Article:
What does the Lepromin PPD test?
Lepromin PPD tests anti-leprosy immunocompetence, NOT exposure
tuberculoid = PPD + (why it’s called tuberculoid) = Strong immune response
lepromatous = PPD - = no immune response
T/F: The atypical mycobacteria are environmentally-acquired infections that cause neither TB nor leprosy.
How do atypical mycobacterial infections present?
Atypical mycobacterial infection in an immunocompetent adult is usually cutaneous; scrofula in children;
immunosuppressed hosts may have systemic symptoms, particularly from M. kansasii or MAI/C
What is the slowest growing human pathogen?
–no in vitro culture system,
slowest growing human pathogen,
prefers 30C to 37C
M. leprae has an extremely long incubation period, doesn’t transmit easily, only 5-10% of humans believed susceptible to disease
T/F: Atypical mycobacterial infections may be difficult to treat once established; require multiple antibiotics
How does M. leprae present (two forms)?
Hansen’s Disease (leprosy) presents on a range from:
Tuberculoid (paucibacillary, vigorous CMI both contains infection and damages nerves, PPD+) to Lepromatous (multibacillary, weak CMI, extensive cutaneous symptoms, PPD-)
Lepromatous easily tested by skin smear, biopsy, molecular probe, serology; PPD (-)
tuberculoid may be detected by biopsy or serology but sensitivity is low – physical exam, history, PPD (+)
When treating patients with M. Leprae, what sequelae can they develop?
Lepromatous patients when treated may develop erythema nodosum;
severe cases can require immunomodulant treatment like thalidomide (teratogen!)
How is leprosy treated?
Treat w/ 2yrs dapsone+rifampin
Describe the hematogenous spread of TB
Hematogenous spread by intracellular infection of naieve macrophages; activated ones clear it,
CD8 cells kill infected macrophages and establish caseating granulomas in which infection is contained.
TNF-alpha also important for containment
Eradication of TB seemed possible until?
Eradication seemed possible until AIDS
What is the acid fast staining procedure for TB?
Mycobacteria gram stain poorly, are acid-fast, very slow-growing
Acid fast staining procedure uses carbolfuchsin stain, acid/alcohol decolorization, and methylene blue counterstain; acid-fast (+)s hold carbolfuchsin during decolorization
Which strains of TB pose the greatest public health risk?
MDR and XDR strains are public health nightmares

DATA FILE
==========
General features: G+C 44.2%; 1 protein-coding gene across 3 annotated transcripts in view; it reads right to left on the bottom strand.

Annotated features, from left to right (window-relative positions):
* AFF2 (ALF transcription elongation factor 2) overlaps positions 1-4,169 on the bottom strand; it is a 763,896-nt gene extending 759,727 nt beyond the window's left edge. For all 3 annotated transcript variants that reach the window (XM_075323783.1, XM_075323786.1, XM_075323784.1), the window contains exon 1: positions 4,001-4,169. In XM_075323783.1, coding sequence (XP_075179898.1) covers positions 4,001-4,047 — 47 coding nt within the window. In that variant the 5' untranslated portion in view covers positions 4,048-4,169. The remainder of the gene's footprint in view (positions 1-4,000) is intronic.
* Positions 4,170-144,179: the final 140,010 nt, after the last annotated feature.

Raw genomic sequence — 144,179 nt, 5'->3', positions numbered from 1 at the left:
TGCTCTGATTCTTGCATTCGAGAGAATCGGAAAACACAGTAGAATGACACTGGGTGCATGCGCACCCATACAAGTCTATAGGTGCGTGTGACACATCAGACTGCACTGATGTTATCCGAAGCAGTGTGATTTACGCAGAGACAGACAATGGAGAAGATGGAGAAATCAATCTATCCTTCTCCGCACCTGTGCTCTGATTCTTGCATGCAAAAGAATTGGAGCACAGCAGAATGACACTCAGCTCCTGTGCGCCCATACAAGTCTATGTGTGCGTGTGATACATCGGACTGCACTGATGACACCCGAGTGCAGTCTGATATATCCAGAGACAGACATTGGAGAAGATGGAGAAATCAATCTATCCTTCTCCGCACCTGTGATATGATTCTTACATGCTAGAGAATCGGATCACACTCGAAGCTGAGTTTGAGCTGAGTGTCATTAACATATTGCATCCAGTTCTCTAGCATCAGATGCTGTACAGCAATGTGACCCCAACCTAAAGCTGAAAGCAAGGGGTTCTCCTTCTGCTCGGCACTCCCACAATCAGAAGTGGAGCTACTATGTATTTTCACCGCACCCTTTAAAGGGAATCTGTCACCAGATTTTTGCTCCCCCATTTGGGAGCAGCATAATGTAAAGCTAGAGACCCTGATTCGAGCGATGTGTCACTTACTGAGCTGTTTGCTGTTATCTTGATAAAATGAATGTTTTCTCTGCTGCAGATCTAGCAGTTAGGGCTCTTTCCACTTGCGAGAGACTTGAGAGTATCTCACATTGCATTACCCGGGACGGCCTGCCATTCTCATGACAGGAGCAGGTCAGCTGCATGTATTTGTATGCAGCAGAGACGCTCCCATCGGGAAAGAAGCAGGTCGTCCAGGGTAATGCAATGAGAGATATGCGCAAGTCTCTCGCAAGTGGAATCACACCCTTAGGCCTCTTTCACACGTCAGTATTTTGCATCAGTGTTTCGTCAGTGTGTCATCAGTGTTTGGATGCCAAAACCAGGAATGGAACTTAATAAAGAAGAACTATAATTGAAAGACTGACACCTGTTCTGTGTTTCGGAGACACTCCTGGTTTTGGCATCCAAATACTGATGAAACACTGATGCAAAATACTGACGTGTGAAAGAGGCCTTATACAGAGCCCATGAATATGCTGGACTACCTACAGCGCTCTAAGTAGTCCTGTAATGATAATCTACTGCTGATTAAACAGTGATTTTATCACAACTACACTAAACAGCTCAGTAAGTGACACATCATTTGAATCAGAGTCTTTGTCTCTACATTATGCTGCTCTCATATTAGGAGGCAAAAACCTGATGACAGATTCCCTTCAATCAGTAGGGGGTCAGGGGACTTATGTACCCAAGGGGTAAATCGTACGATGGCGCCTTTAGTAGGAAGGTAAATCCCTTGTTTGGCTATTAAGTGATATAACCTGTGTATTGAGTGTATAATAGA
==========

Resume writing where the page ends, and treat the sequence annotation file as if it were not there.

What is the main TB transmission method?
Transmission is almost always to lung by inhalation, to lymph nodes, kidney, bones, CNS by hematogenous spread, to GI by swallowing infected sputum
How are TB infections combatted in the body?
Immunocompetent host raises strong CMI response, can hold infection latent for decades;
Immunosenescence or immunosuppression reactivates
What are the extrapulmonary symptoms of TB?
scrofula (fine needle aspirate),
genitourinary (intravenous urography, urine culture),
CNS (MRI, spinal tap), skeletal (MRI, joint fluid culture),
GI (Xray, CT of abdomen),
miliary (chest Xray w/ bright spotlight, lateral Xray, chest CT)
How should the incidence of TB be most effectively reduced?
The most helpful factors for reducing incidence of TB in a population are good diet & housing: latent cases are not contagious
How is TB treated?
Begin Directly Observed Therapy with 4-plus-drug courses featuring isoniazid; isolate patient for first two weeks.
What is the BCG vaccine?
for TB BCG vaccine (live attenuated M. bovis) is used abroad, not cost-effective here, can create weak-moderate false positive TST
How is TB diagnosed?
Acid fast staining procedure
Determine exposure by TST and/or IGRA, perform antibiotic resistance testing as soon as cultures grow (~2wks for cultures, another 3wks for resistance tests)
What are the classic TB symptoms?
Classic pulmonary TB (75%): cough, weight loss (“consumption”), fever, night sweats, hemoptysis, and chest pain, check sputum and chest Xray
Why should you culture TB from gastric secretions in children?
They are not strong enough to cough up sufficient sputum for testing.